FRANKFURT (Reuters) - The mayor of Nordenham, one of the German towns hardest hit by losses on funds with the failed Greensill Bank, said on Wednesday that he would not run for re-election as he takes political responsibility for the investments.
German towns and cities had parked around 500 million euros ($611.40 million) of their savings with Greensill Bank, which collapsed earlier this year as part of financier Lex Greensill's insolvent Greensill Capital.
Greensill Bank, based in Bremen, became an attractive draw for municipalities such as Nordenham because it did not charge fees on deposits, which became increasingly uncommon as a result of European Central Bank (ECB) policies to spur the economy.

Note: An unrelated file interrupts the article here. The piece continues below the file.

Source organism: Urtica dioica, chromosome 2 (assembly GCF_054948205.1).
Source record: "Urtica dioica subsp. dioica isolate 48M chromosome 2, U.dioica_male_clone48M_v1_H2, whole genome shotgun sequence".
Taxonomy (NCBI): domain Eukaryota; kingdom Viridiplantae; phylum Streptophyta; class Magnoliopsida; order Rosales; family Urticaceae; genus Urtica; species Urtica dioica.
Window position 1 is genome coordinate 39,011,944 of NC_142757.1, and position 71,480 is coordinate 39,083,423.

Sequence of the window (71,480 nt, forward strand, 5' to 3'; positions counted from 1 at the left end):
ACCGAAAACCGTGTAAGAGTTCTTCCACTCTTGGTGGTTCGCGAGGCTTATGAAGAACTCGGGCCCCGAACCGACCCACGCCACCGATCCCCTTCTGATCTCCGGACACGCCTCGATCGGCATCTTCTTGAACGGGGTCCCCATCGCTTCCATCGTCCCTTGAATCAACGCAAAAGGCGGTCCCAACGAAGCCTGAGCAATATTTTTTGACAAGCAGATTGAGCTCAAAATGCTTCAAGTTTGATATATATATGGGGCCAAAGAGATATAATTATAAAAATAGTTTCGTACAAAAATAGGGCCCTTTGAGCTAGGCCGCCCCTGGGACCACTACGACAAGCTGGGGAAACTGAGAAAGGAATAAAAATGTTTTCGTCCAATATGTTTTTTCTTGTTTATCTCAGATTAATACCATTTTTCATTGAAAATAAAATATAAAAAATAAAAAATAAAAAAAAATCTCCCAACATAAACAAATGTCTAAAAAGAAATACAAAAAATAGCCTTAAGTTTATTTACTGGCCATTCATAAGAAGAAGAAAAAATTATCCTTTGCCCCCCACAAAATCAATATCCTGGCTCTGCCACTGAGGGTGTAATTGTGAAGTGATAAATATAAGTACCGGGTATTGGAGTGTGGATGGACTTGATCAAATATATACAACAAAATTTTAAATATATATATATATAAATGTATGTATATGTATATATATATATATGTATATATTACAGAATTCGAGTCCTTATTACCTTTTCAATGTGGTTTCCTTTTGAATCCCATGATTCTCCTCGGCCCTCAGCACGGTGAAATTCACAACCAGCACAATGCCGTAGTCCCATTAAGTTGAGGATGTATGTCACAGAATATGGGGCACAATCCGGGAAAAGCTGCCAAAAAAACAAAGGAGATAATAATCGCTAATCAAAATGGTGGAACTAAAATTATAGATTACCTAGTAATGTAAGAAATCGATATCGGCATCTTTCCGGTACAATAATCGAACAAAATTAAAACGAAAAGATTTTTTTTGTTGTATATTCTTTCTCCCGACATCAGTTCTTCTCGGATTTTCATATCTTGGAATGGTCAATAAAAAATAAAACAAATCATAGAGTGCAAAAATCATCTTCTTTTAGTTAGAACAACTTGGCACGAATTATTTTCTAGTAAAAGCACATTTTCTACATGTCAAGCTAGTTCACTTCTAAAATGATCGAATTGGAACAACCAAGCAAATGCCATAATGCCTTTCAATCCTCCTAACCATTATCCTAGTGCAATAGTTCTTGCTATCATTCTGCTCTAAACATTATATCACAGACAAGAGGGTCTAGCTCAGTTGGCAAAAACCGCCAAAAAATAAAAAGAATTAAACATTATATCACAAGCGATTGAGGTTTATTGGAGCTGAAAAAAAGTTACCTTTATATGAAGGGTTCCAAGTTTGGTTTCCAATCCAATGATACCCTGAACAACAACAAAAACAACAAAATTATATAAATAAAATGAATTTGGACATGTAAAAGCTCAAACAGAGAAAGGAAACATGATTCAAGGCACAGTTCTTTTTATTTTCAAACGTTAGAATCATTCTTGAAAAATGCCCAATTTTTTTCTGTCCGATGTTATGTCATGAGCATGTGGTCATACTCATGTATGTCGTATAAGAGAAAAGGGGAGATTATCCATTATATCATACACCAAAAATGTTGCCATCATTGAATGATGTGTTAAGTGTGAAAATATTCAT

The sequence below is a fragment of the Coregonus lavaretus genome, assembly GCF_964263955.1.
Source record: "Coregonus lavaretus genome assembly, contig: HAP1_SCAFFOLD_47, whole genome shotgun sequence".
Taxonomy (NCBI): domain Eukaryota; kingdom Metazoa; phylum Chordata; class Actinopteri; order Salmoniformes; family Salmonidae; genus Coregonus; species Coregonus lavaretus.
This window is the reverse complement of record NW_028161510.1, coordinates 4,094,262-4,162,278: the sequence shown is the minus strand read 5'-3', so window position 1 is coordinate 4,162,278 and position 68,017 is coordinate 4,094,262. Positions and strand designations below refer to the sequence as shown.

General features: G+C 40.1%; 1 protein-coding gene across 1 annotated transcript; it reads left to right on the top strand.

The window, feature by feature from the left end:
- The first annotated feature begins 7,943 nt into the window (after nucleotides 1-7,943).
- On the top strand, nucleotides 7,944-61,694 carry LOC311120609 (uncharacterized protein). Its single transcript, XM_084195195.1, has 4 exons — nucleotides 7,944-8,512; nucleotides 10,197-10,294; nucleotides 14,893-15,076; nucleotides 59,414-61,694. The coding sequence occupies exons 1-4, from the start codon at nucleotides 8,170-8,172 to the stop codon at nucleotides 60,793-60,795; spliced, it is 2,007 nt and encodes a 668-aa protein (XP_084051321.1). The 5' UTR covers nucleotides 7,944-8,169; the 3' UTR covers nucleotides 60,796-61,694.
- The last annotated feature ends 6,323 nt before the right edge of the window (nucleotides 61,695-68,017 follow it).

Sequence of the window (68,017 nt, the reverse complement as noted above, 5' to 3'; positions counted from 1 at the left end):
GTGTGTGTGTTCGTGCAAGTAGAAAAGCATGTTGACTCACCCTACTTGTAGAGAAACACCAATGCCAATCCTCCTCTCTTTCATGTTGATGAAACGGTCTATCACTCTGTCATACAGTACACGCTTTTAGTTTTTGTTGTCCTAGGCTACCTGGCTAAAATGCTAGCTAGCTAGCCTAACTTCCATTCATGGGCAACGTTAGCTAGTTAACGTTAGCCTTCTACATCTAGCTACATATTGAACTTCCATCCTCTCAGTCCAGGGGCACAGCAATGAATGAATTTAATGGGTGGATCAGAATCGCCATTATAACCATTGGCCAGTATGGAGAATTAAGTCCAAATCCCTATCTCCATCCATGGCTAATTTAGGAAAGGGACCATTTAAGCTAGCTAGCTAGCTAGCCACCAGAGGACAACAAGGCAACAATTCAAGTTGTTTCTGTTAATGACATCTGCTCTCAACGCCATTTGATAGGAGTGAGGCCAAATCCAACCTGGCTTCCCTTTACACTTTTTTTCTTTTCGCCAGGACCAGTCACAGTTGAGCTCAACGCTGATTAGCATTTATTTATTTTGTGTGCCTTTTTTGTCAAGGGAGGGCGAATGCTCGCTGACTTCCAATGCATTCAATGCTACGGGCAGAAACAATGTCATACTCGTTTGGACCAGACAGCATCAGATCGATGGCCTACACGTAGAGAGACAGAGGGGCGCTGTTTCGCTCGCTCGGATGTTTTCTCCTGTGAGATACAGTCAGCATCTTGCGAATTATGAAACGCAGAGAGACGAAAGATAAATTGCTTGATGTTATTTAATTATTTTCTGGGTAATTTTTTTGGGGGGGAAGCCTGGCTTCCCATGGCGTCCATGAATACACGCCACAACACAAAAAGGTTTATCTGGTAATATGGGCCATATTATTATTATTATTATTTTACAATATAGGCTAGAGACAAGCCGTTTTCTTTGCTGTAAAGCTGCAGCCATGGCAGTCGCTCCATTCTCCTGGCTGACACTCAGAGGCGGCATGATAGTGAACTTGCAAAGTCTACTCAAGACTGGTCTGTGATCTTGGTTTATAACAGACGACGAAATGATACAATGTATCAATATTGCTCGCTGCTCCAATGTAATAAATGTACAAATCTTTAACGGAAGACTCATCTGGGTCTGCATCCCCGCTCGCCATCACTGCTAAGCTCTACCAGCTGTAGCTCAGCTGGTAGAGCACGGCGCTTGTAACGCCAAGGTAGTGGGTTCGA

In the wake of the bank's collapse, a number of the affected towns have banded together as they seek to recoup some of their funds, which were not protected by a German deposit guarantee programme.
The Nordenham mayor, Carsten Seyfarth, said in a statement his decision not to run in September was due to the Greensill fiasco and the shadow it would cast over the election.
"Even if I am not aware of any personal or legal misconduct, it is ultimately a matter of assuming political responsibility, which now lies with the mayor as head of the city administration," he said.
Nordenham, just north of Bremen, had placed 13.5 million euros with the bank, nearly all of its short-term time deposits.
Seyfarth, in an interview with Reuters earlier this year, said the town's last investment was in February, just a week before bad news about the bank's problems became public, which was "especially painful".
($1 = 0.8178 euros)
(Reporting by Tom Sims; Editing by Alex Richardson)